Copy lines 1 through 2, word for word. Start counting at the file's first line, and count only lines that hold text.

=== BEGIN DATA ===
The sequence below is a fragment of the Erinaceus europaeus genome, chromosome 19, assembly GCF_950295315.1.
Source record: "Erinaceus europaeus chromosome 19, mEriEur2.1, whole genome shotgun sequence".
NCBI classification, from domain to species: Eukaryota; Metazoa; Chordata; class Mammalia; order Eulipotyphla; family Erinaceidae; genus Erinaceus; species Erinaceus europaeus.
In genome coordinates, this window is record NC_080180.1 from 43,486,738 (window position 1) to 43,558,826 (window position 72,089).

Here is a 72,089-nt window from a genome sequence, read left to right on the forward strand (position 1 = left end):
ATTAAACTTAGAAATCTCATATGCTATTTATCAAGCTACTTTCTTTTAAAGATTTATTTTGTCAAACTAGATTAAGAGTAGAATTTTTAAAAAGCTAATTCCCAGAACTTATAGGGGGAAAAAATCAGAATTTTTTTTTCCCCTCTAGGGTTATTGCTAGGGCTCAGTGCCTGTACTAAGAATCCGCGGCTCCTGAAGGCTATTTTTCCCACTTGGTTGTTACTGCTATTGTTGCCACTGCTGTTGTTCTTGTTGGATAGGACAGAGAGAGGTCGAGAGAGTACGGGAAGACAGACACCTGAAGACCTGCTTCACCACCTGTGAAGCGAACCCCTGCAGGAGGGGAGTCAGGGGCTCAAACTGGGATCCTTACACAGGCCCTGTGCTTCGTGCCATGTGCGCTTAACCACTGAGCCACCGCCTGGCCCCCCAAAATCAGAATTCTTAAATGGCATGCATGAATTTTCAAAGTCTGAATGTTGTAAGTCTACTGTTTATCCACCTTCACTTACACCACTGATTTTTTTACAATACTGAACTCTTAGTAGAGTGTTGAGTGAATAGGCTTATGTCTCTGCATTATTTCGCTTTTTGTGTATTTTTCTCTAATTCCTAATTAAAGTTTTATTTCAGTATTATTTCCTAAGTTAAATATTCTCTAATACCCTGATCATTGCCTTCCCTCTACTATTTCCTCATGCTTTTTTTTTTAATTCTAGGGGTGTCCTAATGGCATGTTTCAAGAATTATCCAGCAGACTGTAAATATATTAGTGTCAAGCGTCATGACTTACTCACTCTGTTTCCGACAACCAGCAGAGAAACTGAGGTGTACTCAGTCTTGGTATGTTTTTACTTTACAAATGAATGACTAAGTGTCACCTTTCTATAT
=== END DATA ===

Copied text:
The sequence below is a fragment of the Erinaceus europaeus genome, chromosome 19, assembly GCF_950295315.1.
Source record: "Erinaceus europaeus chromosome 19, mEriEur2.1, whole genome shotgun sequence".